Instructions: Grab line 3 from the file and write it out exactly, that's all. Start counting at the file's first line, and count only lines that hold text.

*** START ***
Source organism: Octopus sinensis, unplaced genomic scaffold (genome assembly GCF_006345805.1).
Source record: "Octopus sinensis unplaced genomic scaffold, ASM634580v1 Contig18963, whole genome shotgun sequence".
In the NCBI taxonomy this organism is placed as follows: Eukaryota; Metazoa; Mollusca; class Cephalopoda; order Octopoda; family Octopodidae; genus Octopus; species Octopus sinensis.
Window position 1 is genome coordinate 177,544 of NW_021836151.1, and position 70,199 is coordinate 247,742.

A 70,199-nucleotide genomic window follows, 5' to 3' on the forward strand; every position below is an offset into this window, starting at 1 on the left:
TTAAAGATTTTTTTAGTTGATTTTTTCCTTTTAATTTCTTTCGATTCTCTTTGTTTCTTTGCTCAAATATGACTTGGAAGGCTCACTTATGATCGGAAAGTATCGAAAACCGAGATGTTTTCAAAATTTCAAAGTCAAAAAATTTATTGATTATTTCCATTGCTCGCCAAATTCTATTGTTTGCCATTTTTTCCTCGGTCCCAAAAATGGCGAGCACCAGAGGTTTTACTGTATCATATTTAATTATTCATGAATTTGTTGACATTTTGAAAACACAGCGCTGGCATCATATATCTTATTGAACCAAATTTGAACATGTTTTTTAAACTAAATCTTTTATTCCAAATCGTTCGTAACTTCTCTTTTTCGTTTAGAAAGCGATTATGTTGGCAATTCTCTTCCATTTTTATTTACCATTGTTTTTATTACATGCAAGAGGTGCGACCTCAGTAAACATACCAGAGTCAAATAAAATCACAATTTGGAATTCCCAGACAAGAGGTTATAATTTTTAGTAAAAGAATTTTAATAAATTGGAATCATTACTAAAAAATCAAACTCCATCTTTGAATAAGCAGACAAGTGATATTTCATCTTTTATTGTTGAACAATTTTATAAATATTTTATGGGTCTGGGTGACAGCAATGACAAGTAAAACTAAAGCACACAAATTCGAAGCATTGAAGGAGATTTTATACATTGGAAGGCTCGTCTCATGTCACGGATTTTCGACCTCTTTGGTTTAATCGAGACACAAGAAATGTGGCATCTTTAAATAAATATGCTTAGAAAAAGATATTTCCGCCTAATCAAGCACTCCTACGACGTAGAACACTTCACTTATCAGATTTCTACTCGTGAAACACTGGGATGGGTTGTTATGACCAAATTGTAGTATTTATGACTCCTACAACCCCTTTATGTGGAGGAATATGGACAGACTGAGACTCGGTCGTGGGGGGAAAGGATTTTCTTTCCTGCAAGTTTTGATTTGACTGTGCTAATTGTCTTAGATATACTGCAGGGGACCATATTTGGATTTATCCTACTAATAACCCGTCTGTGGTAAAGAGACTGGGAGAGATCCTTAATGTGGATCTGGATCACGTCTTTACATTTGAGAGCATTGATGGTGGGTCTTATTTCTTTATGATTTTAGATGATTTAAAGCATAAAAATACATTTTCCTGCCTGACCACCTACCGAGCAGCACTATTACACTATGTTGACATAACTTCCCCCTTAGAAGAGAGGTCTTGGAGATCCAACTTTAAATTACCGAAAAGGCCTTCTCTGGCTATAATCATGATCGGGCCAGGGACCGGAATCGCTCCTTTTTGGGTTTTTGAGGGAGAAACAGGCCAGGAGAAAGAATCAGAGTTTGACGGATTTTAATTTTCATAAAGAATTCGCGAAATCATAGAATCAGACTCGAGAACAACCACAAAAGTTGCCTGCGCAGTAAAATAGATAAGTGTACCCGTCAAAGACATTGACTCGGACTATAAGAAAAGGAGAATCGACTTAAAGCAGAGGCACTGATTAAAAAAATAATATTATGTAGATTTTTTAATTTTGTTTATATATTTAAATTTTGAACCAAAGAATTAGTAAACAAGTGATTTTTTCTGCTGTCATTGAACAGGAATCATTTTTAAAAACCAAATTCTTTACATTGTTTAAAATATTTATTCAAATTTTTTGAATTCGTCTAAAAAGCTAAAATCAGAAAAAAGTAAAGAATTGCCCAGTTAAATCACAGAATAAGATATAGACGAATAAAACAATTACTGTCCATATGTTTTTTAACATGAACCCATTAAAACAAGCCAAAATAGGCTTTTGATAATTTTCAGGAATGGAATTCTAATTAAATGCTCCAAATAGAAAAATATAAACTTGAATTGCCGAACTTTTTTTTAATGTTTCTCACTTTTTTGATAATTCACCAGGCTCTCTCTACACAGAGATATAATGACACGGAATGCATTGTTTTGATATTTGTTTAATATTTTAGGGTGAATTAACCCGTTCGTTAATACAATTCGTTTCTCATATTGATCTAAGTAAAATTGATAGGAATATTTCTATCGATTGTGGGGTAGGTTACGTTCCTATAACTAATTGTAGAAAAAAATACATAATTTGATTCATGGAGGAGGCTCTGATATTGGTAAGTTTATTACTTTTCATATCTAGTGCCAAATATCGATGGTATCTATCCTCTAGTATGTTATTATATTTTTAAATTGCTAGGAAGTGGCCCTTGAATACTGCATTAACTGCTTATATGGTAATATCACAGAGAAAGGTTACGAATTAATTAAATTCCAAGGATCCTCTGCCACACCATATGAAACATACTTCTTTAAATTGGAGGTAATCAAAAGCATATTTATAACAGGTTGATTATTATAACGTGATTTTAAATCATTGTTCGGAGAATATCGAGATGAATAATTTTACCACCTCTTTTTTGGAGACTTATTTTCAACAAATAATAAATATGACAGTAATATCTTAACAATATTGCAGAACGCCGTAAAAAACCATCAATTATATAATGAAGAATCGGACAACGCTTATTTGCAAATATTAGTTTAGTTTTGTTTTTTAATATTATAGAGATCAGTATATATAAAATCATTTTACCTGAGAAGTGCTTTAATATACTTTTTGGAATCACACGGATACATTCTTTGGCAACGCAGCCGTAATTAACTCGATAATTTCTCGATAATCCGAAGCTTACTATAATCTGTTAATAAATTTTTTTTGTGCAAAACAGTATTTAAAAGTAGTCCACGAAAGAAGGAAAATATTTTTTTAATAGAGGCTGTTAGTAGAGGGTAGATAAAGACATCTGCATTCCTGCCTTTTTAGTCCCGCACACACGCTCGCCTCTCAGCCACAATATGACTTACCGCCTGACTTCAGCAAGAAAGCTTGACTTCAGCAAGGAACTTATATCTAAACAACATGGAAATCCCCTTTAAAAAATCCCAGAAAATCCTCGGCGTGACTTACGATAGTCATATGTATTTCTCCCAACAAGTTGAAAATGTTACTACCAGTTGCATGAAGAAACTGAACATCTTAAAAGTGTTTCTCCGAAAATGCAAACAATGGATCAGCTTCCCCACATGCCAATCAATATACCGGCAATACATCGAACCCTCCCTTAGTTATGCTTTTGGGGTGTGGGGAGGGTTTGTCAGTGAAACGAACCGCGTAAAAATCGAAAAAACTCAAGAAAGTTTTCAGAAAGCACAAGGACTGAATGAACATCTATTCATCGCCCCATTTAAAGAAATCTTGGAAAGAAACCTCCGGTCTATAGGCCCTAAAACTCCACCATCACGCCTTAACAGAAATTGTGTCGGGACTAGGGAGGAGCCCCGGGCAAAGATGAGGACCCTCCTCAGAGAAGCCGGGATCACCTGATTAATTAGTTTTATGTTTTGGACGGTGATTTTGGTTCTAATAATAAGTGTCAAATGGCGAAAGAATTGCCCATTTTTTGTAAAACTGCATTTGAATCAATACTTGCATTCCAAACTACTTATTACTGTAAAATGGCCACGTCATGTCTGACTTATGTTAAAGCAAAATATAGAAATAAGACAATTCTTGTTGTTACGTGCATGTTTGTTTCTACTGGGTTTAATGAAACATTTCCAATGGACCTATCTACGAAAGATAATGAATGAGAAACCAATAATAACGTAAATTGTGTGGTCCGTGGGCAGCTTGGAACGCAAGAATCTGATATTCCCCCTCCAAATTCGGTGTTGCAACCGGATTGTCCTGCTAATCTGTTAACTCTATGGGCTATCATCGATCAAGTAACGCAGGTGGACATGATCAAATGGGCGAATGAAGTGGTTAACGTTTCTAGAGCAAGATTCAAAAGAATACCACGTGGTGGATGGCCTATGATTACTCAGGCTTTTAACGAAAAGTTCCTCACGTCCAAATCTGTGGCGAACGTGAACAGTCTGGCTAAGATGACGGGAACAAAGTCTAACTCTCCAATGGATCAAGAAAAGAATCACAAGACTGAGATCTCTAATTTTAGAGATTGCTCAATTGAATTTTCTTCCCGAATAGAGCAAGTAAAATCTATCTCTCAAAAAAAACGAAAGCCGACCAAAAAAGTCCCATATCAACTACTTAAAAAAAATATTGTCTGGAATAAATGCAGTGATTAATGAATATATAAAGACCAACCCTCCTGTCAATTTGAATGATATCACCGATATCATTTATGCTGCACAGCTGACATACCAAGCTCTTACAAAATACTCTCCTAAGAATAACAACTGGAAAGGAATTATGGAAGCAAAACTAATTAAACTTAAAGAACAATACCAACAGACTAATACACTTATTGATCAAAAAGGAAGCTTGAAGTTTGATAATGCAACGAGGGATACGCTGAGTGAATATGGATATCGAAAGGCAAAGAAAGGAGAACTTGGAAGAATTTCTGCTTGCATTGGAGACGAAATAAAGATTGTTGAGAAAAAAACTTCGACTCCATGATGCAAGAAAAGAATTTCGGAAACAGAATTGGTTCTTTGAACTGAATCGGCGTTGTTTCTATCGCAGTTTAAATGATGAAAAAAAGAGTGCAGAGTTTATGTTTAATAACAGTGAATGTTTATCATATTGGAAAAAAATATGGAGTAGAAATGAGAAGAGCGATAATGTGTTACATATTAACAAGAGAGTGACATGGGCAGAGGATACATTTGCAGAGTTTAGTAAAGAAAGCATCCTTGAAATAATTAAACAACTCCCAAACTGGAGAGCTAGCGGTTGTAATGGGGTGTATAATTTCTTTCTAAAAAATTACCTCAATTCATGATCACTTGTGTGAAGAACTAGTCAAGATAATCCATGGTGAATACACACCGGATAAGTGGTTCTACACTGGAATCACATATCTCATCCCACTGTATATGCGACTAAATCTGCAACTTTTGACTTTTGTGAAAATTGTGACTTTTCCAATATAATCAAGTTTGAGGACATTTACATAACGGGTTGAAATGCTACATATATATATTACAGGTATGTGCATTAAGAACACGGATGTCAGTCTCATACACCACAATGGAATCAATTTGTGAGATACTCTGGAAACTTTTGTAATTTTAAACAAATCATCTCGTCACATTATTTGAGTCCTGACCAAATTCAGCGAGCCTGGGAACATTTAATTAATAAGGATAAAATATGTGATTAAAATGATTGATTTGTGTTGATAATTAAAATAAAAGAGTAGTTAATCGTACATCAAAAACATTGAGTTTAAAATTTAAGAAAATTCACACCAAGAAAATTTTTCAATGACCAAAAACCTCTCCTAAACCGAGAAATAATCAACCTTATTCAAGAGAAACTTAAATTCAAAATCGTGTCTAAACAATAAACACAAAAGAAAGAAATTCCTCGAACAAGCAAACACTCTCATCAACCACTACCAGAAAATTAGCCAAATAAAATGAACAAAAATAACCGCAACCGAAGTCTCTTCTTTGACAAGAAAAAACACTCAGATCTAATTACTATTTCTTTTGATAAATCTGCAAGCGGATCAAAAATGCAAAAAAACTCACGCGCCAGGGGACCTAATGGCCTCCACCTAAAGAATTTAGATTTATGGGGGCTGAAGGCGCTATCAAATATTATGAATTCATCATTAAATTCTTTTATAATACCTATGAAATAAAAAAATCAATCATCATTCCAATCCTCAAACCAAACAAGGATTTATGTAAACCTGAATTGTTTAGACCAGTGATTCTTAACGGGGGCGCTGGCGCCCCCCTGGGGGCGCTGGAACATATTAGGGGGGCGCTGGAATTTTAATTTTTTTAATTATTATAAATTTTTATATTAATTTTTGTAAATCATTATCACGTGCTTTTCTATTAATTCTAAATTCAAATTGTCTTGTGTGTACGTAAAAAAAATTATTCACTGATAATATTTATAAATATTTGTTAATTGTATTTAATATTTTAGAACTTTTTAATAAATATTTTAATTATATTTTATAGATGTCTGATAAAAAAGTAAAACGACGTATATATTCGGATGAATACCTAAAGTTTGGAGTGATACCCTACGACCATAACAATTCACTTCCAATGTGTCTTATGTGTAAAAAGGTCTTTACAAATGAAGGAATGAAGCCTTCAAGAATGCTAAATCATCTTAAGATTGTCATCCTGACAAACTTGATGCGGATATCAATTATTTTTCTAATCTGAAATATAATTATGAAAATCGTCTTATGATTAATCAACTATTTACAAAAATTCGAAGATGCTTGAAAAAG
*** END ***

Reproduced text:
In the NCBI taxonomy this organism is placed as follows: Eukaryota; Metazoa; Mollusca; class Cephalopoda; order Octopoda; family Octopodidae; genus Octopus; species Octopus sinensis.